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Wireless Router which can issue in the 10.x.x.x subnet

By Mehuls ·
Hi,

I am looking for a wireless router which is able to issues Ip's in the
10.10.x.x subnet instead of the 192.168.x.x range.

Like for example, the ones that linksys and d link make issue in the 192.x.x.x
range - someone told me that WLS-108MBPS from 3 Com can issue in the 10.x.x.x
range.

What do i need to look for in the technical specs before i buy it?

Thank You.

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by lowlands In reply to Wireless Router which can ...

As far as I know almost all of the wireless routers you can get allow you to specify the subnet you want to use. I have a linksys. By default, most of them are set up with an 192.168.x.x ip range, but you can change it to whatever you want it to be

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by curlergirl In reply to Wireless Router which can ...

I have never heard of a router that could *not* issue IP addresses in whatever range you want to define. The DHCP server on a router works just the same way as the DHCP server on any other machine. Almost all routers I know of are issued with a default IP address and DHCP range in the 192.168.0.x or 192.168.1.x range, but you can change that. All you need to do is configure your computer to use DHCP, then connect to the router's control panel through a browser (if it has a browser interface) or through Telnet, find the router's IP address and DHCP server settings and change them to use whatever subnet you want to define.

Hope this helps!

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by wcp In reply to Wireless Router which can ...

Read the manual.

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Read the post

by Kiltie In reply to

He hadn't got one.

He was asking before he buys

EDIT: changed tense

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by Mehuls In reply to Wireless Router which can ...

Hi,

Thanks for your reply. I have a Linksys Wireless G broadband router (WRT54G).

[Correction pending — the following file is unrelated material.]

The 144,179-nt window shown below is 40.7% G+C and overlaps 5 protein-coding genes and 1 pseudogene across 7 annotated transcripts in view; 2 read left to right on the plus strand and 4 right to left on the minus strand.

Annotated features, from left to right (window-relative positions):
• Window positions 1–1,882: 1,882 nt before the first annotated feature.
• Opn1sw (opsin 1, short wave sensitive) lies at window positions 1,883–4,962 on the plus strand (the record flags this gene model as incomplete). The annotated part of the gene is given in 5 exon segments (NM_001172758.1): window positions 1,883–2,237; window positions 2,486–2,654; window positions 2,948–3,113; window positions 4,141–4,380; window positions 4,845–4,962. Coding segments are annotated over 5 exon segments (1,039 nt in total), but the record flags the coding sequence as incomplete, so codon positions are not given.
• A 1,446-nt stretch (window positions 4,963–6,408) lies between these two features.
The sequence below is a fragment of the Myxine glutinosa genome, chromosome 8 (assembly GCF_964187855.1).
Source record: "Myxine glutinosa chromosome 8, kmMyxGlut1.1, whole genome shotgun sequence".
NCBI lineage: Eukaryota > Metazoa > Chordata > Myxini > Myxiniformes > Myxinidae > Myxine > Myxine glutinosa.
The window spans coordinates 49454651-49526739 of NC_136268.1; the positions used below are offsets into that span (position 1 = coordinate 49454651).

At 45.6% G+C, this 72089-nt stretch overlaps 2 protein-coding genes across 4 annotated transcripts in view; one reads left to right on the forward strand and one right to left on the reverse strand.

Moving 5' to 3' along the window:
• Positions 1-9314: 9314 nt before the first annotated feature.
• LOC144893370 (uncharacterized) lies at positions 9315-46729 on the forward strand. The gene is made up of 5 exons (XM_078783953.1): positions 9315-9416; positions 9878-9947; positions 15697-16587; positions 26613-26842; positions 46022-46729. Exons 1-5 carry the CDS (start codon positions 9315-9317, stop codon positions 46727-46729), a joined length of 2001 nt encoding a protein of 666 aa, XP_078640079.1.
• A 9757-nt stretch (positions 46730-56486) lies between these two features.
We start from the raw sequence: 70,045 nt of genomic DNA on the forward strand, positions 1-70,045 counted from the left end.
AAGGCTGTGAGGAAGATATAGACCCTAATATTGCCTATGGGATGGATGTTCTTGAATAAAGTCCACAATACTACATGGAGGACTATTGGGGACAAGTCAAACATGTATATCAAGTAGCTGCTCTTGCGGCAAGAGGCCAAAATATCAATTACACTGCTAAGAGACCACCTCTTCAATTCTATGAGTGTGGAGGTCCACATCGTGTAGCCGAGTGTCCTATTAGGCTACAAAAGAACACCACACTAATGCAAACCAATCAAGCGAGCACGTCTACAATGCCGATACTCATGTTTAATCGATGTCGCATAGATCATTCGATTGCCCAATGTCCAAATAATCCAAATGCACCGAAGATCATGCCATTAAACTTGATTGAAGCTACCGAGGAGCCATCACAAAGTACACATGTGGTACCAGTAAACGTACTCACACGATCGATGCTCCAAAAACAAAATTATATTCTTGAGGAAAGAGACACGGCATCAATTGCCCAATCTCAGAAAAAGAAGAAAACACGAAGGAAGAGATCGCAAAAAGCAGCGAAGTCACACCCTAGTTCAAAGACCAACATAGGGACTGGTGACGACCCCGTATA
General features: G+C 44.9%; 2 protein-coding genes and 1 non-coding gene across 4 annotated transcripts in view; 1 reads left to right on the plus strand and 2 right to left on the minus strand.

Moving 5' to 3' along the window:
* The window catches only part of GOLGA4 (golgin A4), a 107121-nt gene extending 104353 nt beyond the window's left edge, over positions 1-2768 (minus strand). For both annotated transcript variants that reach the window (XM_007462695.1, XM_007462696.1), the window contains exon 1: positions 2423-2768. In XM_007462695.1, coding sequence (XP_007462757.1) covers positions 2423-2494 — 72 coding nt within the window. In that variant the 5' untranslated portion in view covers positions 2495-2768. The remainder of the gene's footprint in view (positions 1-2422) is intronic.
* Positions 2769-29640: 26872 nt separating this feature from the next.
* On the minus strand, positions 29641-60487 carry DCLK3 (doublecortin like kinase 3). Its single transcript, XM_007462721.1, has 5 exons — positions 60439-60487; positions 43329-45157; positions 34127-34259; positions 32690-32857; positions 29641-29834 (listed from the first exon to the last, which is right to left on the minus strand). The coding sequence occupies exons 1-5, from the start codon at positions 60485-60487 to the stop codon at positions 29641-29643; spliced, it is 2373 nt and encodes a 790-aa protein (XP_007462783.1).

I have tried to do what you have suggested.

1. navigate to http:192.168.1.1./ and put it the username and password.

2. That takes me to the setup of page where I see the following options:


+ Local IP address: which defaults to 192.168.1.1
+ Subnet Mask: where their is a drop down box - with the following options:

255.255.255.0
255.255.255.128
255.255.255.192
255.255.255.224
255.255.255.240
255.255.255.248
255.255.255.252

and the default selected is 255.255.255.0

+ DHCP Server - Enable or Disabled options

the default is Enabled

+ Starting IP Address:

their is only one Starting IP Address:

192.168.1. x

where in you can input anything in x.


My problem is that if I change the Local IP Address to 10.10.250.1, select the appropriate subnet mask, say 255.255.255.0 and I want DHCP to work - how do i make the starting address come from the 10.10.250.x

whereas the only thing that I can change is the x in
192.168.1.x !!!

Thanks

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Hmmm

by educated_1_2 In reply to

I see what you mean. I have the same router at home. It doesn't look like you can change the 192.168.1 in the "starting IP". But, I think that it is just a default field. I would try and change it and see what happens. I assume you already did, but if not, just try it. If you can't, hack the router or go buy a new one. We use Cisco 800 series at work (I think), I know they are programmable to 10 network.

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What to look for when I buy

by Mehuls In reply to Hmmm

okay - when I buy a new router what do I need to tell the sales person so that I dont need up buying a router like the current Linksys one that I have?

Are all Cisco routers programmeable?

Thanks,
Mehul

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You should be able to create a new scope

by w2ktechman In reply to Hmmm

in the DHCP properties area. I have an 5 yr. old Linksys (not wireless) that allows multiple scopes.

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Assign the IP address, save it and reboot

by bcpgm In reply to

When you change the Local IP Address to 10.10.250.1, what you are doing is to define the network as 10.10.250.0 and the gateway address as 10.10.250.1. You could actually assign the gateway IP address as 10.10.250.254. Because the Subnet Mask was assigned as 255.255.255.0, the router acting as DHCP server will assign hosts (Servers, workstations, network printers, etc) IP addresses ranging 10.10.250.2-254.
There will be exactly 253 available IP addresses for the hosts; 0 for Network, 255 for broadcast, and one for the gateway (typically 1 but you can assign any between 1 and 254 inclusive).
In wireless network, you can combine wireless and wired hosts. Because of practical limit for the wireless, the number of wireless is limited to 32.

Once you change the IP address (10.10.250.1), you may have to reboot the computer to take effect.

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Make it clearer

by bcpgm In reply to Assign the IP address, sa ...

The total number of available IP addresses is 256 and three are reserved; Network (0), Broadcast (255), and Gateway.

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